Before discovering the chrons, (and I was sitting in a writer's group that was terrified of critiquing), I did pay for a 'professional' editor to look at my book. The encouragement I got helped me enormously, and he did not pull any punches. But although it ran to seven pages, it was quite general in too many sections, giving examples of 'how-to' write that were drawn from books that I could have bought myself. It did advance my writing without doubt, but I honestly think I have had more direction from the Chrons. And latterly, without a shadow of a doubt, from a group that solely does critique, suggest, encourage, nay demand at times. That continues, and I add to others who have suggested joining one - the trick is finding a good one. Start your own, if you can't find one in your area?
  17. Tirellan

    Tirellan New Member

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    Because it would be a conflict of interest.
    It could be made to look like 'if you pay me to edit this, then I'll represent it afterwards" which means the writer is paying the agent.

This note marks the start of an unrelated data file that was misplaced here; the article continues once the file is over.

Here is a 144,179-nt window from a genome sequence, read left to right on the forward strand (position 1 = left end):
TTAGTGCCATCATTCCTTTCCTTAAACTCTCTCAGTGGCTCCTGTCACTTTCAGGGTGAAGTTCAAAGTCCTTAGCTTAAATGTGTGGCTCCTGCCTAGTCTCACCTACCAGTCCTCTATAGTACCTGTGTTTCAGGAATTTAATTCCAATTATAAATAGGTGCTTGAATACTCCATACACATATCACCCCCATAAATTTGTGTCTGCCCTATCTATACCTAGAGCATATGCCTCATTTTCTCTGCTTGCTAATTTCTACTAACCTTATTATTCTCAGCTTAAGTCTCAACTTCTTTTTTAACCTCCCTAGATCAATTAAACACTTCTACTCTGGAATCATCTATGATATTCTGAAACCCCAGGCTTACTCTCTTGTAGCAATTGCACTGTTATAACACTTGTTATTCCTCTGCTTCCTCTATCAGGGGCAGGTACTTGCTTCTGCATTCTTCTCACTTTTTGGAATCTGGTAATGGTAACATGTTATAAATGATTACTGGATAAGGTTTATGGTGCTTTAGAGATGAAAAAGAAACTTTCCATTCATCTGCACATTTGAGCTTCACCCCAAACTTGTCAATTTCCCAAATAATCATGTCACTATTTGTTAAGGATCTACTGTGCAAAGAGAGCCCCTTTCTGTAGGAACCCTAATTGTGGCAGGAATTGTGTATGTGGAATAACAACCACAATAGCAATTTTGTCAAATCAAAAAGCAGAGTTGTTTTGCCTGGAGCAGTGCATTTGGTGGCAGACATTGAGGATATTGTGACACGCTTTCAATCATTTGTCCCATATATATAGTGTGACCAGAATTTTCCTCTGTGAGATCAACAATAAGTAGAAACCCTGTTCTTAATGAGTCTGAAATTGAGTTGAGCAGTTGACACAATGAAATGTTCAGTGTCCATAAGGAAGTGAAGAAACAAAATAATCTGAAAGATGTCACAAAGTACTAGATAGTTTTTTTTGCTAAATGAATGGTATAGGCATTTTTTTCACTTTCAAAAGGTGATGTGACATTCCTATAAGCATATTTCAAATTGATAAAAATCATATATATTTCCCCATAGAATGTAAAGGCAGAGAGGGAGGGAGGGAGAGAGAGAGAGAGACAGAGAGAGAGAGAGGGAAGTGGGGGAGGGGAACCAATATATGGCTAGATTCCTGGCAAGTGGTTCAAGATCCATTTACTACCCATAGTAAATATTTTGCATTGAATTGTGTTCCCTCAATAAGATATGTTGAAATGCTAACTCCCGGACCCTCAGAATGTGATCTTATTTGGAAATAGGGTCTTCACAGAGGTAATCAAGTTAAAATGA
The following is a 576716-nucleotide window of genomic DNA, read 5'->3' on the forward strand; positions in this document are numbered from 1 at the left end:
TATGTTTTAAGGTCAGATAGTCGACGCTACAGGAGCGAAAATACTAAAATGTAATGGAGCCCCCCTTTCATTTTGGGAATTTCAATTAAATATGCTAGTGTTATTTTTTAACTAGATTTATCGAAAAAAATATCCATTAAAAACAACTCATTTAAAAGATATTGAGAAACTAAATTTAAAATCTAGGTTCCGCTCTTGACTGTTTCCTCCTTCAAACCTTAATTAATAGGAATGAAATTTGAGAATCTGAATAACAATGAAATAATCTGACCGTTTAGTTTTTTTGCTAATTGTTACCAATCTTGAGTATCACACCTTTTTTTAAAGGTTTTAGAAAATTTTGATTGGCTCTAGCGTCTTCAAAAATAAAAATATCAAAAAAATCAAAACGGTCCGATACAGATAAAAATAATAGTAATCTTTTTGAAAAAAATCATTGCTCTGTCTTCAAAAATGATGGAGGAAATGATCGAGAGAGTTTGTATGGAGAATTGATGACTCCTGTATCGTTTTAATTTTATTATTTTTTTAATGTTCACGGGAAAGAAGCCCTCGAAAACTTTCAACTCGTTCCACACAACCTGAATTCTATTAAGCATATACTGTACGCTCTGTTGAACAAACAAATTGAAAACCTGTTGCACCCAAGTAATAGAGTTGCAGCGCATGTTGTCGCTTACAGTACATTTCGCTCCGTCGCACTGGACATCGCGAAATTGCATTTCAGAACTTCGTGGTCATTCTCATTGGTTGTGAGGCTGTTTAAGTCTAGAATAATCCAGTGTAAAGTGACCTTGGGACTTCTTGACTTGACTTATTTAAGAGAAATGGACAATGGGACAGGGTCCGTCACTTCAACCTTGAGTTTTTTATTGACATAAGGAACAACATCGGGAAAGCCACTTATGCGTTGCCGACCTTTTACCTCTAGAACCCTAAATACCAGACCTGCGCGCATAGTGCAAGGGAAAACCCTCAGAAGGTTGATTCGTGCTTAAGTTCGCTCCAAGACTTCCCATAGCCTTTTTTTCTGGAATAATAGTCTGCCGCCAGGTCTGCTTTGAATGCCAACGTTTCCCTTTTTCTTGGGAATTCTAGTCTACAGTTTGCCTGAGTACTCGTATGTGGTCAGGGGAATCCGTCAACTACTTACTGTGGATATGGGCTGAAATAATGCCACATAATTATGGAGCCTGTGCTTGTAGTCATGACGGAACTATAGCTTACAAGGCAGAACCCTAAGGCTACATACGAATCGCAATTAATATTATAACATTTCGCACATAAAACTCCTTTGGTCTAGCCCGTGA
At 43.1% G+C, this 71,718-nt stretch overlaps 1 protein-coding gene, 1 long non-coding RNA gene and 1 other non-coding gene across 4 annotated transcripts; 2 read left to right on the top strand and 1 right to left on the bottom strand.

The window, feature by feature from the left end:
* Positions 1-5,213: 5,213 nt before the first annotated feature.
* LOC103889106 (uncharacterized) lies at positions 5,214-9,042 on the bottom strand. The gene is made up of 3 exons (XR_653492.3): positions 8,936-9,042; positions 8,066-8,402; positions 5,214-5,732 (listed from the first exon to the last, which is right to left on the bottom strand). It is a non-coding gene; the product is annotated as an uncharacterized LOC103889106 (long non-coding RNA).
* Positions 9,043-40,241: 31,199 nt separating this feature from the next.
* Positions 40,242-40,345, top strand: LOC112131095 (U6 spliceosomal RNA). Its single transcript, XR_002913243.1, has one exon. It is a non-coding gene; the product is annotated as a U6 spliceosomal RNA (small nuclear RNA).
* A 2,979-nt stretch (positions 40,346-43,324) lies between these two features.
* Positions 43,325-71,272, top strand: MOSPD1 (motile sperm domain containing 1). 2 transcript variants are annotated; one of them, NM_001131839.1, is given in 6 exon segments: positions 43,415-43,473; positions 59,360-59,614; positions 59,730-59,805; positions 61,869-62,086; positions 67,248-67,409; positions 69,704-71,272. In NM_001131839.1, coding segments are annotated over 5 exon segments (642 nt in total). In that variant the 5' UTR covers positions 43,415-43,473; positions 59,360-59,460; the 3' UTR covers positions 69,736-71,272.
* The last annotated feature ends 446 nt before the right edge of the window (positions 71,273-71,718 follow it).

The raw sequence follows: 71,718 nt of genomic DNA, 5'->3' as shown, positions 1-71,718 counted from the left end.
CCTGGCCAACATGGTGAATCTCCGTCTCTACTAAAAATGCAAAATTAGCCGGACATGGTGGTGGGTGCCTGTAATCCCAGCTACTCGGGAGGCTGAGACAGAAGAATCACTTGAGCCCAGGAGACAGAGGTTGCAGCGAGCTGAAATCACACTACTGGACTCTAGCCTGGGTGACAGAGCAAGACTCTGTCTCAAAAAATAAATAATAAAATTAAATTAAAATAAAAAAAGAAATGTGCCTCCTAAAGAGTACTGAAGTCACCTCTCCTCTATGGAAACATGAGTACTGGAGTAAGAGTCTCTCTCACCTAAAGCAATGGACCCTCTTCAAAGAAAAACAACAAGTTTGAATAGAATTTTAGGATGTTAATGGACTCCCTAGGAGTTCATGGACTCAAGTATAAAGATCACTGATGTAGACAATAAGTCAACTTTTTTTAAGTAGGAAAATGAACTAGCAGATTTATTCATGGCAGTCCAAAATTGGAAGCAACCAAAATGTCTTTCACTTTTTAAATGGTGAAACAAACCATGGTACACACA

You can understand how he would not want any such appearance
  18. Boneman

    Boneman Active Member

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    Aah... yeah. Good point.
  19. Gary Compton

    Gary Compton King Harvey Basset R.I.P

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    I think that becoming a good writer is all about learning your craft. So if you use a "Pay for," editor and it helps. That can only be good.

    I personally have had JJ edit my work 3 times and each time I'd improved from the last edit. I didnt think, 'Oh this will be so good, he'll sign me up straight away.'

    It's just a learning curve for me and it's been worth every penny.

    I am currently re-drafting and will approach JJ next year for another round of criticism.:)
  20. Window Bar

    Window Bar "We Read for Light"

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    Let's talk money. Finding a proven editor for under about $50 per hour will be quite difficult. My wife hired a seasoned, proven editor for her first three chapters, and it ran over $600.

    You might get lucky with one of the scads of "editorial services" types that list on Craigslist and other ad forums ... but they're likely to be no better you.
    It's a dilemma. Do you have any close friends who are professionals?